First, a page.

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Trading Up: Freakangels
Lowdown - Article
Posted by Lee Newman on Nov 17, 2008
Tags: avatar, duffield, ellis, freakangels, trading up
Freakangels is a webcomic that is written by Warren Ellis and Illustrated by Paul Duffield. It is also one of the more exciting things that Ellis has written in quite some time.
All too often, the masters of their craft fall into easy territory, choosing to rehash the same material over and over. Ellis has done this to a certain extent. How many times can one writer take Super Heros to their most (il)logical extreme? How many times can one writer use conspiracy and techno futurism to expose the problems in current society?
Certainly, these motifs have been prevalent themes in comics since before Mister X, but anyone who has purchased Dark Horse’s anthology of that landmark independent book knows that Ellis holds that book in the same kind of awe that most fans look at Watchmen. It is no wonder then that so much of his work has had an esoteric and skeptical tone to it. Twenty-five years later, he is trying to match that work. No matter how different Black Summer, No Hero, Planetary, and The Authority are, they are at their core thematic synonyms. The execution and actual mechanism may be different, but the ideas presented are much the same. Certainly the same can be said for works like Doktor Sleepless and Transmetropolitan.
What is refreshing about the story here is that while there is an amount of power corrupting absolutely in this work, the work itself seems to center on the characters who have been thrust into a post apocalyptic world. Sure, it is slowly revealed that their powers led the world to its desolate stature, but here the characters are forced to deal with the ramifications of what they have done. In other books, there are consequences faced, but most of the time Ellis is dealing with how the meta beings came to have gone to far.
Freakangels instead deals with characters who instead of feeling above the normal people, are plagued with guilt over what has happened. The reader must assume that over time the cataclysmic events that got these folks to this place are going to be explained, but for now he must delve into what motivates these characters after they have done the worst they could do. The story in its milieu and pacing has an almost Miyazaka flow to it. The great auteur of Japanese Anime uses location, culture, and history to create something that resonates at a deeper level then much of the popular art form. Here instead of shocking sexual orientations and brash escapades (although it is an Ellis book so there is plenty of that there) the reader is lost in this post informational society’s devolution into steam punk mechanics and tribal social groupings.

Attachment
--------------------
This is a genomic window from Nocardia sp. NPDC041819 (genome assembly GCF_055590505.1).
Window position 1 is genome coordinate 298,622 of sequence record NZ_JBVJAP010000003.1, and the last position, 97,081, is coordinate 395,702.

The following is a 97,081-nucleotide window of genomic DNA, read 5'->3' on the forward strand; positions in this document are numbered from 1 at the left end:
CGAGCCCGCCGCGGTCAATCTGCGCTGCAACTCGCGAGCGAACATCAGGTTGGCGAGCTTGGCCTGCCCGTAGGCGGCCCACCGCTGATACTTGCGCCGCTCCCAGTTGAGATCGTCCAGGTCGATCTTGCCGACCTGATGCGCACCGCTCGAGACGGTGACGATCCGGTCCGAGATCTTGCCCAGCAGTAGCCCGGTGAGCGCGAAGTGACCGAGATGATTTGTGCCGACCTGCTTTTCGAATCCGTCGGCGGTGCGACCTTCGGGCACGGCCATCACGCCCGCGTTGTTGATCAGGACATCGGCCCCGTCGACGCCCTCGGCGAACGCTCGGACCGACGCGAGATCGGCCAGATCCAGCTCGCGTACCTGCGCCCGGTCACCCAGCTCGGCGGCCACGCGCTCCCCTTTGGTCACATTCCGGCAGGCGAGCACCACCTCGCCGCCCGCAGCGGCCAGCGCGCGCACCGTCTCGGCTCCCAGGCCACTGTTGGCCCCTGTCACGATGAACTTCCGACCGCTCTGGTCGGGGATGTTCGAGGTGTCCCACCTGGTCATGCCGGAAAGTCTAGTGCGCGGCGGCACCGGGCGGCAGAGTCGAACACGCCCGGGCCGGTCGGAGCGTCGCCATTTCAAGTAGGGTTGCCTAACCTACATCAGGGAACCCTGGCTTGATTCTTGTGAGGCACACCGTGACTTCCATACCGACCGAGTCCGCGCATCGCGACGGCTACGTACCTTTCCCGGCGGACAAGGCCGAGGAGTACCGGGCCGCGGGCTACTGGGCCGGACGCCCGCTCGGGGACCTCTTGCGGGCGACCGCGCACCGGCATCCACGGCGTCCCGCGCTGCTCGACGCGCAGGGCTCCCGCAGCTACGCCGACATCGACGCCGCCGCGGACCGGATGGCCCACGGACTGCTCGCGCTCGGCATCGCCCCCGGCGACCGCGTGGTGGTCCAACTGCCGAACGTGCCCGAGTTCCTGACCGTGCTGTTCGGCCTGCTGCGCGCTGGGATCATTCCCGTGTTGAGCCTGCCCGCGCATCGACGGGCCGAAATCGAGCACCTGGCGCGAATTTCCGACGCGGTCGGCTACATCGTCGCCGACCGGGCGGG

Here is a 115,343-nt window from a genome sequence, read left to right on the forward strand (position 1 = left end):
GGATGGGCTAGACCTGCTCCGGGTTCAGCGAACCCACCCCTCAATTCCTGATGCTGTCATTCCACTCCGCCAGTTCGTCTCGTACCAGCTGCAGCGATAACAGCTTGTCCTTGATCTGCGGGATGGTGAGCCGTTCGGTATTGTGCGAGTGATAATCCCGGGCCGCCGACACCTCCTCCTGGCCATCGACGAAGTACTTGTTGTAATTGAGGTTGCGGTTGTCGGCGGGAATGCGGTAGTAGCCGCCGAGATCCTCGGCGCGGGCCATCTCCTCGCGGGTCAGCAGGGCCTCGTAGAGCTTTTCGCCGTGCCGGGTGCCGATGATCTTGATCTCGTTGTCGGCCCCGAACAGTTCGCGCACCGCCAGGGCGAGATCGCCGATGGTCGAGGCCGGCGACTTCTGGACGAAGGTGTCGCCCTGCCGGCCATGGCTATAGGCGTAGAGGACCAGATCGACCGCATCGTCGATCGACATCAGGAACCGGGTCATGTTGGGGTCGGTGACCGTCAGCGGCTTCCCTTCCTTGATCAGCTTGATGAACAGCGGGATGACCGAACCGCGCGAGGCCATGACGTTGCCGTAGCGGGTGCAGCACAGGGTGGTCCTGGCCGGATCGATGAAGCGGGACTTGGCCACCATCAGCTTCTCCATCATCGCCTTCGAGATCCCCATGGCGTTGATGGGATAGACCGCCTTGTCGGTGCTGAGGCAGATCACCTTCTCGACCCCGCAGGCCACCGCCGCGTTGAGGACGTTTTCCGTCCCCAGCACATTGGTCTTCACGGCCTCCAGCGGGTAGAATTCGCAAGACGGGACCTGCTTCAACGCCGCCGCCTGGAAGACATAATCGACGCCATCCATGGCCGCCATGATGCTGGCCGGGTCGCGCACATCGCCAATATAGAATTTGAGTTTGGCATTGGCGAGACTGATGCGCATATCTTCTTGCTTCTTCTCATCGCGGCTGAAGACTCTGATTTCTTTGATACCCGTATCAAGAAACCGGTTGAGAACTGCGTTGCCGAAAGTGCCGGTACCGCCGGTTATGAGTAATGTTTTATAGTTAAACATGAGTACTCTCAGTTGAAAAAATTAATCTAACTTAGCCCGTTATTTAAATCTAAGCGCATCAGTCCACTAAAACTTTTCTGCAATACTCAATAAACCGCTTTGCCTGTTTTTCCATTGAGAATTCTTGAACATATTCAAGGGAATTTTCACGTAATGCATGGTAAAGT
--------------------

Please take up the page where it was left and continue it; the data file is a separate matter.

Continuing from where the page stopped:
It is almost as the worst that could have passed in Princess Monoke did and Humanity is left in an intelligent place but lacks the resources to continue life as we knew it. It is what the world would have been like ten years before we met Mad Max or the Mariner. Ellis takes this setting and populates it with his familiar archetypal characters creating something new and fresh in their story.
This reader is unfamiliar with the work of Paul Duffield, but his express lines and creative scenery make this book a delight to read. There is definitely a European animated influence on the work and if the artist is not drawing and coloring on plastic cells then he has developed a photoshop technique that generates much the same effect. The exuberance of his playful character designs helps us remember that Ellis’s characters here were stunted in their emotional development. It is easier to take in their playful childlike behavior when they look like children instead of post Armageddon worn adults.
Not since Ellis started working with Ryp has he teamed with such a perfect match as an artist. Together they bring a fantastic steam punk world to life. It is almost enough to make me read a comic book on the computer, instead I think that I will wait out the larger story chunks this way. I am sure that the two creators appreciate the money flowing their way.
Warren Ellis (W), Paul Duffield (A), Avatar Press, $19.99
Trading Up: Bayou Volume One
Lowdown - Article
Posted by Lee Newman on Jun 10, 2009
Tags: bayou, love, zuda
Zuda's inaugural winner sees print publication and it is a worthy introduction to those not hip to the website as well as all the awards it has taken home.
Lee Wagstaff is a young African American in Mississippi in the 1930s. She has a loving father and plays with the rich landowner’s daughter. When their normal childhood antics result in the abduction of the little white girl, Lee’s father is arrested and she embarks on a magical journey through the folklore of the South.